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TikTok Trend Leads to More Bad News for Kia, Hyundai Owners

State Farm, Progressive drop new policies for some models
By Evann Gastaldo,  Newser Staff
Posted Jan 31, 2023 2:00 AM CST
Bad News for Kia, Hyundai Owners After TikTok Challenge
The company logo adorns the roof of a Hyundai dealership Monday, Oct. 17, 2022, in Loveland, Colo.   (AP Photo/David Zalubowski)

Following the TikTok challenge involving joyrides in Kias and Hyundais that are shockingly easy to steal, State Farm and Progressive will no longer be issuing new auto insurance policies for certain Kia and Hyundai models. The model years involved are 2011 to 2021, and the vehicles involved don't have engine immobilizers, allowing them to be hotwired with a screwdriver and a USB cable, Money reports. The denials are so far only taking place in certain cities, however, and the insurance companies say the move is temporary, CNN reports. The statements:

  • State Farm: "State Farm has temporarily stopped writing new business in some states for certain model years and trim levels of Hyundai and Kia vehicles because theft losses for these vehicles have increased dramatically. This is a serious problem impacting our customers and the entire auto insurance industry.”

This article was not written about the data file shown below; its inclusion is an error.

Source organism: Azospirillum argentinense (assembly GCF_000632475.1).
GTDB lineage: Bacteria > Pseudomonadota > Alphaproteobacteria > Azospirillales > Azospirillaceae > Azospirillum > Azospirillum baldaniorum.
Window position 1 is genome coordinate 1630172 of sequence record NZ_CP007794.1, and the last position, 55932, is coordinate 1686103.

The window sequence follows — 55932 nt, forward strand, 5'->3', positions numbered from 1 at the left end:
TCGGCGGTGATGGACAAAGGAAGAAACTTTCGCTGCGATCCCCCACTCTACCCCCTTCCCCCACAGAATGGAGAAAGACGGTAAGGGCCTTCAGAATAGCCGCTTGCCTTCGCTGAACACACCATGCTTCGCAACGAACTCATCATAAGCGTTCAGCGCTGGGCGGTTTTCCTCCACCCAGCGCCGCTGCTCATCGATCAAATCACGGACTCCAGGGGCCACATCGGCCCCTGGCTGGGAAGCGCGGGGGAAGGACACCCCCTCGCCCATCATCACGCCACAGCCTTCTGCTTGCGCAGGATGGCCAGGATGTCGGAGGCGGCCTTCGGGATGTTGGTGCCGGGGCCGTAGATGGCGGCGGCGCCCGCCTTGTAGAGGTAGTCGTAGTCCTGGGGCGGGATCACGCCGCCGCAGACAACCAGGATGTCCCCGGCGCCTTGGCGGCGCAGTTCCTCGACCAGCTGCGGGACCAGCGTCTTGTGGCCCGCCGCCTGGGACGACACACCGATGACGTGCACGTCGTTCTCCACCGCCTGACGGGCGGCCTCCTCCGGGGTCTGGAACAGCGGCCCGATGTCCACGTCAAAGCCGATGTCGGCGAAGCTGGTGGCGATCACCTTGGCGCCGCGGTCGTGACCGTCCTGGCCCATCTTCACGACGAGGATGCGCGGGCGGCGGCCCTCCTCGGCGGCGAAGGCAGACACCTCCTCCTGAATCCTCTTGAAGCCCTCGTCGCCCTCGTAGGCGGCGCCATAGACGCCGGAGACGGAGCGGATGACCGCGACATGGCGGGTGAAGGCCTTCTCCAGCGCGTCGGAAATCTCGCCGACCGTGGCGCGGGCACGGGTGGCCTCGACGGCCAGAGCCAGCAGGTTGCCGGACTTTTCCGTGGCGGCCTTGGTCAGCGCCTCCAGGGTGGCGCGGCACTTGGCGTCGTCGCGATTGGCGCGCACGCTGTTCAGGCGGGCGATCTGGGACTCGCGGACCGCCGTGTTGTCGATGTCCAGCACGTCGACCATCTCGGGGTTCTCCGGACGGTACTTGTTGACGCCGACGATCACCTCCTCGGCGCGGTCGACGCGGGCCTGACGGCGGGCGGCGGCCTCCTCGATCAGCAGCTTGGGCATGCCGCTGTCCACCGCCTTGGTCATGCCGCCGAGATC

• Progressive: “During the past year we’ve seen theft rates for certain Hyundai and Kia vehicles more than triple and in some markets these vehicles are almost 20 times more likely to be stolen than other vehicles. Given that we price our policies based on the level of risk they represent, this explosive increase in thefts in many cases makes these vehicles extremely challenging for us to insure. In response, in some geographic areas we have increased our rates and limited our sale of new insurance policies on some of these models."
Nationwide says it is monitoring the situation but is still insuring the vehicles involved, and industry experts say it's not clear how many other insurance companies might be raising rates or denying new policies because the rest of them are staying mum for now. Kia and Hyundai issued their own statements expressing disappointment in the insurance companies' moves and saying steps are being taken to prevent thefts, including software updates and free steering wheel locks. (The TikTok challenge may have led to a crash that killed four teens.)

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